One bone of contention which is a point on which reasonable people can disagree is how the CRC and the Rose Quarter bottleneck should be related.  The CRC says it is not within the scope of their project to include the Rose Quarter and Cortright contends that any benefit that comes form the CRC is only realized if the Rose Quarter bottleneck is fixed.  I imagine that most daily trips that originate in Clark county do not end before the Rose Quarter and it is hard for me to imagine that you will get significant travel time savings without fixing the Rose Quarter save for local travel times in Clark County.  If CRC benefits that are being counted are contingent on the solution to the Rose Quarter than I agree wholeheartedly with Cortright on the need to include the cost of fixing the Rose Quarter in the CBA.

In the end I do not wish to take sides, but I do wish that I could come to a conclusion about how worthwhile a project is the CRC and to do so requires good information and a good CBA.  I am convinced that we currently have neither.  

Which gets us back to the start of the post.  Is the CRC the best way to spend $3.6 (or $8 or $10) billion dollars in the region?  Sure some of it is federal money that would not come without the CRC, but a ton is local and we are currently dealing with a pathetic excuse for a public education system and a collapsing public service infrastructure.  I do believe that transportation and infrastructure are important to economic growth, but we do have a perfectly good bridge in place and congestion serves the purpose of increased density, reliance on transit and the like.

A good discussion then of the opportunity cost of the CRC project is a necessary first step before we divert billions of public dollars that is desperately needed elsewhere. I hope that the legislature will stop and attempt to have this discussion before committing to the project.


MPPBrian said...

I disagree with your assertion that the existing bridge is "perfectly good." My understanding is there are several safety issues with the existing bridge, which is not expected to do well in a major earthquake. A bridge of a different design would perform better, be anchored in the bedrock, not have a tall tower with a counterweight, etc. Additionally, the drawbridge component and lack of shoulders has made the bridge a frequent source of rear-end and sideswipe collisions. So it seems like a thorough CBA would consider these safety issues as well and the economic benefits of fewer accidents, lives saved, potential disruption to the economy if there is a major quake that knocks the link out, and so forth.

Also, I think it is worth considering the source of funds along with opportunity costs. While it is theoretically possible that we could toll the existing bridge and use the funds for projects elsewhere, it is unlikely that there would be political support for tolling for any project other than improvements to the bridge and CRC project area. So it seems like this would in some ways limit the practical relevance of opportunity cost to project alternatives within the area.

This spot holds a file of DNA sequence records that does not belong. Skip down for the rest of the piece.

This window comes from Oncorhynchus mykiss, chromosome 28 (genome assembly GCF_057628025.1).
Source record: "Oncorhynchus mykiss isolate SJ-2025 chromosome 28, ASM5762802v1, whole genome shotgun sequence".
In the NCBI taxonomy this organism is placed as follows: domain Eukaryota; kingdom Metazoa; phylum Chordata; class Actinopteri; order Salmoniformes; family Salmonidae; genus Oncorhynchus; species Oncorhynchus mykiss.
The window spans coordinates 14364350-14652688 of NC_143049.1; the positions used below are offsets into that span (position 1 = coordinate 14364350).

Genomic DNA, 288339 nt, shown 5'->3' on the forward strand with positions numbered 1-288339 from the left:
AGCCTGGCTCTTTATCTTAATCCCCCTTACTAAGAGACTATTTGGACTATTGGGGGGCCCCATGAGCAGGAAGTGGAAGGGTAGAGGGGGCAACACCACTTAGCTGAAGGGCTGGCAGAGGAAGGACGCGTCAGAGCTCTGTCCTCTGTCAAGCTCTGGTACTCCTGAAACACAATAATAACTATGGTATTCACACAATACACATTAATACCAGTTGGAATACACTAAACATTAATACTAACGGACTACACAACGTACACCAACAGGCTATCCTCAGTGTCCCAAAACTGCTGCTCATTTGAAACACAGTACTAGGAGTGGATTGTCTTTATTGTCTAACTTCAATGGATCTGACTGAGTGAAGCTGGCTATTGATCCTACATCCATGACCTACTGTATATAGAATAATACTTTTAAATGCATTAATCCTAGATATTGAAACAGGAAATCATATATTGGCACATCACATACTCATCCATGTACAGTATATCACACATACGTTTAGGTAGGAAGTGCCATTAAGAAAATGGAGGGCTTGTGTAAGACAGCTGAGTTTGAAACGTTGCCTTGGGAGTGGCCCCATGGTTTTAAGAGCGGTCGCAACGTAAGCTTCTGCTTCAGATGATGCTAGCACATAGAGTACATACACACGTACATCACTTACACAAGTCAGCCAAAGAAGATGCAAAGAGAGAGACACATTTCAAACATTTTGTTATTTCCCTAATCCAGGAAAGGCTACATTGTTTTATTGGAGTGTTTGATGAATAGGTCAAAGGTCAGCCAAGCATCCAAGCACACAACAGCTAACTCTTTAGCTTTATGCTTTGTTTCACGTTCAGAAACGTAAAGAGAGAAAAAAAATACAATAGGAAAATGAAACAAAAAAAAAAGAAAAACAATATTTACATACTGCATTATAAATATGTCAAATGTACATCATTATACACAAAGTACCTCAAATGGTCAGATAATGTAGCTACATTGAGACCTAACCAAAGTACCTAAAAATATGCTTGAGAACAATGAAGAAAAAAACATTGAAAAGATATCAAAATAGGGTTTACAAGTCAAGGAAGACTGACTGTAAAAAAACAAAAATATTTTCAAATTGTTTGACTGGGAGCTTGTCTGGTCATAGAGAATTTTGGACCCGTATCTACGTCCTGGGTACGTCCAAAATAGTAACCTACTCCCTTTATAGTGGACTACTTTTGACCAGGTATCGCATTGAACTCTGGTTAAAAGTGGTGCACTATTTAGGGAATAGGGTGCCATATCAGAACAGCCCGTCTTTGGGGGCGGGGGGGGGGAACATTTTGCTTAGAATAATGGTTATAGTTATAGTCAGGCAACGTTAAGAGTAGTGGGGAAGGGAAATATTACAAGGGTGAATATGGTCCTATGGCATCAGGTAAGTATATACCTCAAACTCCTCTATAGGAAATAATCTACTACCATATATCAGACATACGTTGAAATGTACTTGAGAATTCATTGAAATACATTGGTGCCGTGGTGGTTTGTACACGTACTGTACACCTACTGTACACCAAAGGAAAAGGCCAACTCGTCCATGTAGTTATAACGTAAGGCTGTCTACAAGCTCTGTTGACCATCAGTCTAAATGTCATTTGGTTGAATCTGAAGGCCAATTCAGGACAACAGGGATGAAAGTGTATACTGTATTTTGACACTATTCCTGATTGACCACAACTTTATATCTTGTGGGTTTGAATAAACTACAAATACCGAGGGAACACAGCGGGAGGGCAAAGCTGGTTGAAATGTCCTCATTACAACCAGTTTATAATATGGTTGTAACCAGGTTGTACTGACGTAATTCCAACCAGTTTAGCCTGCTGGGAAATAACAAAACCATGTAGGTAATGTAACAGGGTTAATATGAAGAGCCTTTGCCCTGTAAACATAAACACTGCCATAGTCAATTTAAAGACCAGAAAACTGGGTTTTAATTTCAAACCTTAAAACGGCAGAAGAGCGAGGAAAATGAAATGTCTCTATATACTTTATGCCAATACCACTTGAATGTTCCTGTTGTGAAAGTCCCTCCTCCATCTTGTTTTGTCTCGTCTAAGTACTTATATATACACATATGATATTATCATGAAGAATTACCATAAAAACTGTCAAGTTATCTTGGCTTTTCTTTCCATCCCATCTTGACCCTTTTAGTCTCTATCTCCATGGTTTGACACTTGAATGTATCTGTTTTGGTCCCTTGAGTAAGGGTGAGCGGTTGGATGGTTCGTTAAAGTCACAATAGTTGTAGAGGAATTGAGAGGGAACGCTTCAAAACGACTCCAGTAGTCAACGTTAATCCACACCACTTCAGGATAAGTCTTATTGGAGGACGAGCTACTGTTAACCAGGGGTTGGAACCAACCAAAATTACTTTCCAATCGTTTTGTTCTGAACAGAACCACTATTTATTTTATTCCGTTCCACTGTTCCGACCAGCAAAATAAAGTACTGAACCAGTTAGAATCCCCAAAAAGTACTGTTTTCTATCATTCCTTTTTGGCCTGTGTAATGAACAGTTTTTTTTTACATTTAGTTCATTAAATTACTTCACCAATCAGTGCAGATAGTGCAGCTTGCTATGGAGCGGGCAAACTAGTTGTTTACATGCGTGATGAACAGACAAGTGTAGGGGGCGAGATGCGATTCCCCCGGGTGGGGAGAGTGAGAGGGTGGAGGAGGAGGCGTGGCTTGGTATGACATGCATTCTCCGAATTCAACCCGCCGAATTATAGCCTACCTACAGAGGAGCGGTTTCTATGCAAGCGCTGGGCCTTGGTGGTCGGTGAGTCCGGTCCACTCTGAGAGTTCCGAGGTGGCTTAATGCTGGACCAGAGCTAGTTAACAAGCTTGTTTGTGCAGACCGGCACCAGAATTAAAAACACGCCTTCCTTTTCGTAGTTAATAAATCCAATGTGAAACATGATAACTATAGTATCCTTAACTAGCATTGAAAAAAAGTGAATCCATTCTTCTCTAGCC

On another note, thanks for writing about the new Student Legacy Park yesterday. I and many others spent a lot of time collecting signatures and getting out the vote for it!

Joe Cortright said...

One small addendum on the federal funding: There is a widespread belief--propagated by CRC proponents--that there are essentially no opportunity costs associated with federal funding for the CRC. They claim -- inaccurately in my view -- that the CRC is a special project that would somehow qualify for federal funding in a way that no other project in Oregon might not.

But I think this is belied by the political realities. Project proponents also claim that Oregon and Washington's clout (Patty Murray, Earl Blumenauer, Peter DeFazio, all sit on key committees) could help Oregon and Washington win an earmark for this project. But these three leaders could equally easily use this same clout for other projects.

In reality, when Congress allocates funds, every legislator argues for projects in their home district, and just like your frequent flier miles example, using our federal "chit" for CRC means that we can't use it for something else--like say the Sellwood.

The key lesson here is that pretending that there are no opportunity costs is a central part of the "selling" of the CRC.

One other comment on CBA. The CBA conducted for CRC is a kind of global take-it-or-leave-it excercise. The CRC didn't look at the CBA of any of the alternatives to the CRC (aside from a contrived do-nothing scenario). It could well be that other projects (seismic retrofit of the existing bridge, bus-rapid transit, tolling only, commuter rail or a third bridge) would have a higher B/C ratio. Saying that B>C for a single alternative at the end of the process is using CBA as a sales tool, not an analytical one.

In addition, a really useful CBA would attempt to disaggregate the major components of the project to see which pieces have the highest ratio of B to C. While I doubt it, the overall B/C ratio may exceed 1 for the grand total. But a thoughtful analyst would ask, "which pieces of the project generate the greatest benefits". According to the Independent Review Panel, the project will likely have to be broken up into phases. A disaggregated CBA might lead you to prioritize different elements of the project, and focus on doing the most valuable ones first.

Xerographica said...

"Is this the best use of the resources we need to devote to the project?"

I really get this question...but what I don't get is how planners could ever answer "yes" to this question. Planners are a few puzzle pieces short of a perfect picture.

How many puzzle pieces are planners missing? Well...they are missing each and every taxpayers' individual opportunity cost decisions. That's 99.99% of the puzzle.

But you already knew that. Yet, despite missing nearly all of the puzzle, you seem to be under the impression that it's possible for planners to have enough pieces to accurately describe the picture.

If you really want to know whether a project is truly the best use of limited public resources then you'll support donations to government organizations being 100% tax deductible...aka pragmatarianism.